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Red Dawn (2-Disc Collector's Edition) [Import]
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The Ronald Reagan 1980s were all about going back to the future--rewriting the past to better suit Reagan's upbeat vision of the present. So, Sylvester Stallone's John Rambo (a psychotic, shell-shocked Vietnam vet in the original film, transformed into a flag-waving hero in the sequel) was able to go back to Southeast Asia and "correct" history by decisively (and single-handedly) winning that messy ol' war on behalf of America. Red Dawn is a paranoid cold-war cautionary tale that presents us not with a rosy alternative past, but with an ominous vision of the future, metaphorically plopping a piece of Russian-occupied Afghanistan into America's back yard. In this celebration of the Second Amendment, storm troopers from the Evil Empire descend upon the inadequately defended United States and hold America hostage. Stealthily avoiding the invaders, a motley group of red-blooded, small-town, gun-toting teenagers go underground to form the Wolverines, a guerilla resistance squad dedicated to making those Russkies rue the day they parachuted onto U.S. soil. It's a darn good thing those kids had the right to keep and bear arms, huh! Written and directed by macho filmmaker John Milius, the self-described "Zen fascist" who also cowrote Apocalypse Now, as well as the horrifying shark story Robert Shaw tells in Jaws. The cast includes Patrick Swayze, C. Thomas Howell, Lea Thompson, Jennifer Grey (a few years before she and Swayze took up Dirty Dancing), Charlie Sheen, Powers Boothe, Harry Dean Stanton, and Ben Johnson. Red Dawn was a commercial success, although audiences invariably split into two camps, finding it either patriotic or appalling. Whatever your verdict, the film remains a telling reflection of its era. --Jim Emerson --This text refers to an out of print or unavailable edition of this title.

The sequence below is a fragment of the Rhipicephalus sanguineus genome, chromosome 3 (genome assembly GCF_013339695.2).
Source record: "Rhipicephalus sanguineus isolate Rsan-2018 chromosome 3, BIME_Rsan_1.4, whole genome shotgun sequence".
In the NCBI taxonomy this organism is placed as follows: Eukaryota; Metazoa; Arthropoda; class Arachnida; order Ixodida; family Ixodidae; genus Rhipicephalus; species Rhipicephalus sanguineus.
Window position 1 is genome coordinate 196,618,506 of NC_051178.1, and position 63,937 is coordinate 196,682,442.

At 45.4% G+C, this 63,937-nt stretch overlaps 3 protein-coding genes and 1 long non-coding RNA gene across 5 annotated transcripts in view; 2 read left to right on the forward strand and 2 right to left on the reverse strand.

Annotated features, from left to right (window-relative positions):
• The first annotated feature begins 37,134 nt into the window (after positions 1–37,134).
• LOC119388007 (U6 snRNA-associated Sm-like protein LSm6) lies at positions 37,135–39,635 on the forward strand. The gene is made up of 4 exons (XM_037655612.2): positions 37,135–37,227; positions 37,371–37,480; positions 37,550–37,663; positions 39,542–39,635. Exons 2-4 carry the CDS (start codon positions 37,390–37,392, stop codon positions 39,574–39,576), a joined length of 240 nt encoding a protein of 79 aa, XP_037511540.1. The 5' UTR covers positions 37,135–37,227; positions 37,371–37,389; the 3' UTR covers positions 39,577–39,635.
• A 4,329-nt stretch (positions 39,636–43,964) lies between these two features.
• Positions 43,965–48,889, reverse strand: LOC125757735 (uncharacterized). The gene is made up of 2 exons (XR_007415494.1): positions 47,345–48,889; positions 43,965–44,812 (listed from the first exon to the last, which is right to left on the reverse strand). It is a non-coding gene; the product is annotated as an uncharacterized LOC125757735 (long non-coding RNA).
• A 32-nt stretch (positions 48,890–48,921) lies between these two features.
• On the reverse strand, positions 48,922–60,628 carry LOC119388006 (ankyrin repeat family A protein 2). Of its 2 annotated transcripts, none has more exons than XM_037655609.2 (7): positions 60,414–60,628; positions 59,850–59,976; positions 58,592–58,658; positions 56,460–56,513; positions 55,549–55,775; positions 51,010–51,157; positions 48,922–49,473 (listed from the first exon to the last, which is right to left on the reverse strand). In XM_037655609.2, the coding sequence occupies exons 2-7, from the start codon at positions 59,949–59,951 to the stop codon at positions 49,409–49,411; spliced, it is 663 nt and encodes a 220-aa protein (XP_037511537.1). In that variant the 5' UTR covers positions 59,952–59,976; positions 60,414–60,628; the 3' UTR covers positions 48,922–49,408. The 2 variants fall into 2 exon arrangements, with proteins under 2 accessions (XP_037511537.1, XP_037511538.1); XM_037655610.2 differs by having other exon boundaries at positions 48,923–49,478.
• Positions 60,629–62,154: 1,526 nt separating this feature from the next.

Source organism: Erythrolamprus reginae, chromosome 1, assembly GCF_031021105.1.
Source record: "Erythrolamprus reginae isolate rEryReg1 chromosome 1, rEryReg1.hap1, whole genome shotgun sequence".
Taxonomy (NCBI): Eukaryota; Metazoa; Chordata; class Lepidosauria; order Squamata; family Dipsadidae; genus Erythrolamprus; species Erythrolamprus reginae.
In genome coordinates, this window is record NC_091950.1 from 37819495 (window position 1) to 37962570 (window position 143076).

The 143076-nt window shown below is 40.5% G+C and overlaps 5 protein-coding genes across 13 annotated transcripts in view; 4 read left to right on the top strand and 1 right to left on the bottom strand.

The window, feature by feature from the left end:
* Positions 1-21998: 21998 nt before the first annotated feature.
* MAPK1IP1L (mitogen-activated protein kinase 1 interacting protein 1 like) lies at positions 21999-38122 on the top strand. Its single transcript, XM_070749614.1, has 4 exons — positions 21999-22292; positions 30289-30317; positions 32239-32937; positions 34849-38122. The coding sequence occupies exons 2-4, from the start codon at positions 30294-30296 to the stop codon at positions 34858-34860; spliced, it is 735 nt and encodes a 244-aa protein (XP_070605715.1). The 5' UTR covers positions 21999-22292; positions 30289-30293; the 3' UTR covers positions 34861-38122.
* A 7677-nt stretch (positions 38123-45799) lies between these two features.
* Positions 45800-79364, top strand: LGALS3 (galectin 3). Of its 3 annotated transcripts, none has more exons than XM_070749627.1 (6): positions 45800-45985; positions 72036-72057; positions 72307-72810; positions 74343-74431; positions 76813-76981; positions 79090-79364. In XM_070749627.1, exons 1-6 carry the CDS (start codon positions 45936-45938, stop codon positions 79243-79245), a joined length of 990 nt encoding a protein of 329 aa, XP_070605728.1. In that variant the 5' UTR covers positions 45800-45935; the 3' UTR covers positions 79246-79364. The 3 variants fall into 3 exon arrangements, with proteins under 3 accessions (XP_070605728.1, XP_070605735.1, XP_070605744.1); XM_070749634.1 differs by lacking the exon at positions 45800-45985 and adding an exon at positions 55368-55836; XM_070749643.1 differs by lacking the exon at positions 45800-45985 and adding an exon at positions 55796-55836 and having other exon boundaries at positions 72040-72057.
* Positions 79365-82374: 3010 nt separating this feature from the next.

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The setting is in the mountainous states of the western United States when an invasion force suddenly begins parachuting down out of the skies. A small group of 8 young people manage to escape to the mountains and form a small partisan band that fights the Soviet forces that have control of the cities. They call themselves “Wolverines” and they are very effective at guerilla warfare tactics. After several months the fronts are stabilized, the western border of the occupied zone is the Rocky Mountains and the eastern border is the Mississippi River.
The occupying army adopts the tactics of machine gunning groups of hostages every time one of their units is attacked, yet that only increases the determination of the small group of fighters. The opposing army never seems to learn from their mistakes, yet it is clear that in a long war the Wolverines chance of survival is very low.
There is a lot of bad guys going down at the hands of the good guys action, but the acting is sometimes poor and gives the appearance of being forced. The premise requires an enormous amount of suspension of disbelief, the idea that an army that size could invade the U. S. from the south is preposterous. Most of the standard fear boxes are checked, for example one of the reasons that the United States was caught unaware was due to the massive infiltration of fifth columnists crossing the border illegally.
This is a movie that could only make sense if you accept the premise that the Soviet Union was a military colossus bent on dominating the world militarily If that is not present and plausible, then the movie comes across as absurd. Great scenery though!